at least two pole pieces, between which pole pieces a cavity is formed for containing at least one body under examination, wherein said cavity is open on at least one side;
two parallel magnetically permeable yoke elements; and
a transverse yoke element for connection of said two parallel elements, said magnet thus having a C shape,
wherein in both parallel elements, an end portion associated with said transverse connection element has a transverse wall for connecting the two parallel elements with the transverse element, the transverse wall having an end step for engagement of a corresponding end of said transverse element; and
wherein each pole piece includes at least one magnetized layer, and at least one magnetically permeable layer or plate, wherein said magnetically permeable plate has a substantially circular shape and said magnetized layer is formed by a plurality of adjacent and/or superimposed magnetized blocks which form a polygon essentially approximating the circular shape of said magnetically permeable plate.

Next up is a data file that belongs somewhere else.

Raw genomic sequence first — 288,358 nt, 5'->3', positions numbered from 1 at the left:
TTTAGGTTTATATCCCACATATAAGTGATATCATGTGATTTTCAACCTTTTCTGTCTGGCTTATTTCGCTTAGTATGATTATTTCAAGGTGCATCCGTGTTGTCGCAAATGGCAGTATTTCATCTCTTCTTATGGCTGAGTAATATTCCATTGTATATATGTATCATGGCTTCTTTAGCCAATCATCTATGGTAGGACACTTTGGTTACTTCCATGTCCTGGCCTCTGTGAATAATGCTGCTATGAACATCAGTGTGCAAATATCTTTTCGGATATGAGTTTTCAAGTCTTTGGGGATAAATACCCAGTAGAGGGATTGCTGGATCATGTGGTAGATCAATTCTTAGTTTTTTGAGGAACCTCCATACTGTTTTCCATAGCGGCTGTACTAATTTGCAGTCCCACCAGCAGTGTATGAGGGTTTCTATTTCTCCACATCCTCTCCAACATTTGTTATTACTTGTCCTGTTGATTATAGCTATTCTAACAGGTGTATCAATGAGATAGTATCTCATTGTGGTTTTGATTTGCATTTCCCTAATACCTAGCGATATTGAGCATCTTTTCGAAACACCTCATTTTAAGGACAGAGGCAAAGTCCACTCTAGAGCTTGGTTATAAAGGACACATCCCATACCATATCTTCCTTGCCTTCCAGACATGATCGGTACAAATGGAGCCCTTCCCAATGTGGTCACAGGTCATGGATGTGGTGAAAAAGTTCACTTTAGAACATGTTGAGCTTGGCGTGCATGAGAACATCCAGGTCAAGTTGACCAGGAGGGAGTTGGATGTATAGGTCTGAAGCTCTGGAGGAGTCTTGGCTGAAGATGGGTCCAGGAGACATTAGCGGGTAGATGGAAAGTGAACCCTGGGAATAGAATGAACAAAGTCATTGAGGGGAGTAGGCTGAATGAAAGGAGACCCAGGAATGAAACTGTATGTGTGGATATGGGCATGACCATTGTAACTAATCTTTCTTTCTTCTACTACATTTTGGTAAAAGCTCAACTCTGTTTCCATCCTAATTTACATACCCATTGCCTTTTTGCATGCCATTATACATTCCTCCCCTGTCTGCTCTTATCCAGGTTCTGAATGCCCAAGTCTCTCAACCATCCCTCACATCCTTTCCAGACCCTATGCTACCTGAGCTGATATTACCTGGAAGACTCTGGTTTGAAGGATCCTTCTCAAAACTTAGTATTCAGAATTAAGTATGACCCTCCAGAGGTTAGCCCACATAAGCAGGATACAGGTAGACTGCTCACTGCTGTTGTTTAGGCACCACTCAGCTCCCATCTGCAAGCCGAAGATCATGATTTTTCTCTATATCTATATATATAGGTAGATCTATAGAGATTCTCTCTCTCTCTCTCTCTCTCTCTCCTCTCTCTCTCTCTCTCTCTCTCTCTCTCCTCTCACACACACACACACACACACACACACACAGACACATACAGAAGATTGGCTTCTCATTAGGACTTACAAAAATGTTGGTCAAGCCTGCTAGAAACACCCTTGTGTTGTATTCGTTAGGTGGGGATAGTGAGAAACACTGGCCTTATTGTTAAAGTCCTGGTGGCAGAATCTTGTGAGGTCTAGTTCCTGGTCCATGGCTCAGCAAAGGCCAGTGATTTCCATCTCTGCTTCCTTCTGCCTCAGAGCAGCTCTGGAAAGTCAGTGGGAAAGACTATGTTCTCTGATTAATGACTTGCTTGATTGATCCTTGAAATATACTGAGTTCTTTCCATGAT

2. A magnet as claimed in claim 1, further comprising fastener means which are oriented perpendicular to a longitudinal extension of said transverse wall, and which engage the two parallel elements with the transverse element within a raised thickness of said end step.
3. A magnet as claimed in claim 1, further comprising fastener means which are oriented parallel to a longitudinal extension of said transverse wall, and which engage the two parallel elements with said transverse element at said end step.
4. A magnet as claimed in claim 1, further comprising reinforcement members positioned in inwardly facing corners between said parallel elements and said transverse element and fastener means between said reinforcement members and said parallel elements and/or said transverse element for fastening and holding in position said reinforcement members.
5. A magnet as claimed in claim 4, wherein said reinforcement members are formed by at least one single triangular member.